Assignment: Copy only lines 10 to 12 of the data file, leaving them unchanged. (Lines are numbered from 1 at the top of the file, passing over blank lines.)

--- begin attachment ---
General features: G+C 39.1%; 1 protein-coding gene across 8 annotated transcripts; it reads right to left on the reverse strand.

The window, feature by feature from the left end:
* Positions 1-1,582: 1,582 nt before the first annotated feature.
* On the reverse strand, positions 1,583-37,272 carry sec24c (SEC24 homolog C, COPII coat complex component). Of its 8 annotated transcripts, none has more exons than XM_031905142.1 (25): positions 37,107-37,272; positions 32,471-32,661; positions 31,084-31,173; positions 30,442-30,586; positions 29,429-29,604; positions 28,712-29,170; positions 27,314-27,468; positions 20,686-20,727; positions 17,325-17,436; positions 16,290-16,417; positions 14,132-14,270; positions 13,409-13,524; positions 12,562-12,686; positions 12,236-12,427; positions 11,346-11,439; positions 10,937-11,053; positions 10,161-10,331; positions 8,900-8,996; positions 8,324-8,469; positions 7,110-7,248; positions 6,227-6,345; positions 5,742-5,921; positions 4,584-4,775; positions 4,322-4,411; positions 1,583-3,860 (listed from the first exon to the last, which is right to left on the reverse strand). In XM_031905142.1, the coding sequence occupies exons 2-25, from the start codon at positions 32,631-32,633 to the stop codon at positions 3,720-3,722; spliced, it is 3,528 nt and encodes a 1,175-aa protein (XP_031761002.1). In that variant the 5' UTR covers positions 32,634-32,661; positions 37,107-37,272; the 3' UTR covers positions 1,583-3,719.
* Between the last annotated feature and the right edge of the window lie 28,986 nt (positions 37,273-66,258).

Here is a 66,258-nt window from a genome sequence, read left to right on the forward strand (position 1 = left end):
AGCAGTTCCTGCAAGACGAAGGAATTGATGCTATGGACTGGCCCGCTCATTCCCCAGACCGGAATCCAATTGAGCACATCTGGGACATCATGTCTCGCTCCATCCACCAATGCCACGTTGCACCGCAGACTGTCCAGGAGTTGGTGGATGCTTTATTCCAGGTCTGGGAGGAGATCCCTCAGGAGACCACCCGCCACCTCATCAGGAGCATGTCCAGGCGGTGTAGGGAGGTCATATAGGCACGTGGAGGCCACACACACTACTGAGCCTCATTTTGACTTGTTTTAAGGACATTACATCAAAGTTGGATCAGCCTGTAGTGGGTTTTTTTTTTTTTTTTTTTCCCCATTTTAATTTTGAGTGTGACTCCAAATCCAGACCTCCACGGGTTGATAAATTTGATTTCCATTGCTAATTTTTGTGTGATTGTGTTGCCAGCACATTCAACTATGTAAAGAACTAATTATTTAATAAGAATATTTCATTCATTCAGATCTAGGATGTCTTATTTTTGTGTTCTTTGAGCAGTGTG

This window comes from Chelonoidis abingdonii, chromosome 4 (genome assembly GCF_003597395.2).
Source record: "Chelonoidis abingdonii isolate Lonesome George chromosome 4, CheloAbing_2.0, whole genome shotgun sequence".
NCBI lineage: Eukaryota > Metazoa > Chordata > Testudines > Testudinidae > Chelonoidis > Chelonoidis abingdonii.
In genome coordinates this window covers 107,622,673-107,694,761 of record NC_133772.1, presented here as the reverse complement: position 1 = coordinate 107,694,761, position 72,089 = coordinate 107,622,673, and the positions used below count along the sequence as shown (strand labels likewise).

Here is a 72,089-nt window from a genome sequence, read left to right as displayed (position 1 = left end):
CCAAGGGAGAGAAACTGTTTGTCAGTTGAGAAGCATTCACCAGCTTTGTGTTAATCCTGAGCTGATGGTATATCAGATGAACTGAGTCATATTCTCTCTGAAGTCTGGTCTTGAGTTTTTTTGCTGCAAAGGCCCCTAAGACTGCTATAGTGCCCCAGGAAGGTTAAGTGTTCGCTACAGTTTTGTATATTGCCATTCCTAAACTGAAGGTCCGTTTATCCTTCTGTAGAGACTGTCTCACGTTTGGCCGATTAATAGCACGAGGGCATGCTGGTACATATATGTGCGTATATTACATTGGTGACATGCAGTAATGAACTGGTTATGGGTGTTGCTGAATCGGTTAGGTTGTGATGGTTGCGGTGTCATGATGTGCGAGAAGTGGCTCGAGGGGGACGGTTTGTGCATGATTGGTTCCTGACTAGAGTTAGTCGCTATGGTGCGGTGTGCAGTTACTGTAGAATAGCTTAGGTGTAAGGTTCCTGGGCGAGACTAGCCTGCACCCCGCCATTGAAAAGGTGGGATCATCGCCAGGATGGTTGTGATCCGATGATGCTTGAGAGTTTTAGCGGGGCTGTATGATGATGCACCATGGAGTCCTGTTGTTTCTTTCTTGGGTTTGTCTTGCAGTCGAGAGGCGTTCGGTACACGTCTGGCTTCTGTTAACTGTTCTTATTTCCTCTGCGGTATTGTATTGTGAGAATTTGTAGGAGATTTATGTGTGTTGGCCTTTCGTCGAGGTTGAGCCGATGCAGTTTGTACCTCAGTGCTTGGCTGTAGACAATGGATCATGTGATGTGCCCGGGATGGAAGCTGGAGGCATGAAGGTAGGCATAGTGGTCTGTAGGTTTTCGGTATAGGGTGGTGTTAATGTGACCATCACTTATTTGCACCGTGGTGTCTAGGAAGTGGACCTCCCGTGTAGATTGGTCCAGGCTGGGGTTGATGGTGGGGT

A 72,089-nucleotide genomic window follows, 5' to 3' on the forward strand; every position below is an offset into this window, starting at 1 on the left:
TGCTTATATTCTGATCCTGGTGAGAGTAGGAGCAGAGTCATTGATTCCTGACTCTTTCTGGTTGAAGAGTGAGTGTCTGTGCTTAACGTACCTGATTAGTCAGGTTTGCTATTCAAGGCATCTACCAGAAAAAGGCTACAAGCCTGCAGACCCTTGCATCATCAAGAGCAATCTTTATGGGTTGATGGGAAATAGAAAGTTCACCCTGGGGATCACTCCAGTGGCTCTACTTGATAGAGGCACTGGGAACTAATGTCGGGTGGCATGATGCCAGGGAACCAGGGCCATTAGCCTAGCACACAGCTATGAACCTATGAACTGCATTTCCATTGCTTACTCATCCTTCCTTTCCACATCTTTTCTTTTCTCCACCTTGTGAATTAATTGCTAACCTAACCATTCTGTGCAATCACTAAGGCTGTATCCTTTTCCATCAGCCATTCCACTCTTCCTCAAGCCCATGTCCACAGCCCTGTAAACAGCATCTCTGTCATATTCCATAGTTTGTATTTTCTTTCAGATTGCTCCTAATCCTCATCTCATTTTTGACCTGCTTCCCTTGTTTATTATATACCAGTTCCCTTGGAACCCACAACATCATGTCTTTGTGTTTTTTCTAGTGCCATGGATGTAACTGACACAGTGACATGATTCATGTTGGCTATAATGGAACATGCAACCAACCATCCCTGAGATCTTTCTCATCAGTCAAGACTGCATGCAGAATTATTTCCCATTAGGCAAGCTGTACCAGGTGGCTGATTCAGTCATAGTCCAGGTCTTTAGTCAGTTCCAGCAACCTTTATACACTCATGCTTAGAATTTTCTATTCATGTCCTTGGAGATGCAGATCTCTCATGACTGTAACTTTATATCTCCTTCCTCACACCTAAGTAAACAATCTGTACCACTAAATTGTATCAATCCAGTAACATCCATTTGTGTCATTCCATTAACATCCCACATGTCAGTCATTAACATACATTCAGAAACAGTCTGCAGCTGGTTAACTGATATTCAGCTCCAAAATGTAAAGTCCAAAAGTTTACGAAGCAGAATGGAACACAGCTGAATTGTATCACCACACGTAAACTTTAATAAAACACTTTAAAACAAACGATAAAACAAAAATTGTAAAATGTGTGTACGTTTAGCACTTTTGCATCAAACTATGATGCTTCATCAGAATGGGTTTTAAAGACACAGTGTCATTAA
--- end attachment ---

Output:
NCBI lineage: Eukaryota > Metazoa > Chordata > Testudines > Testudinidae > Chelonoidis > Chelonoidis abingdonii.
In genome coordinates this window covers 107,622,673-107,694,761 of record NC_133772.1, presented here as the reverse complement: position 1 = coordinate 107,694,761, position 72,089 = coordinate 107,622,673, and the positions used below count along the sequence as shown (strand labels likewise).

Here is a 72,089-nt window from a genome sequence, read left to right as displayed (position 1 = left end):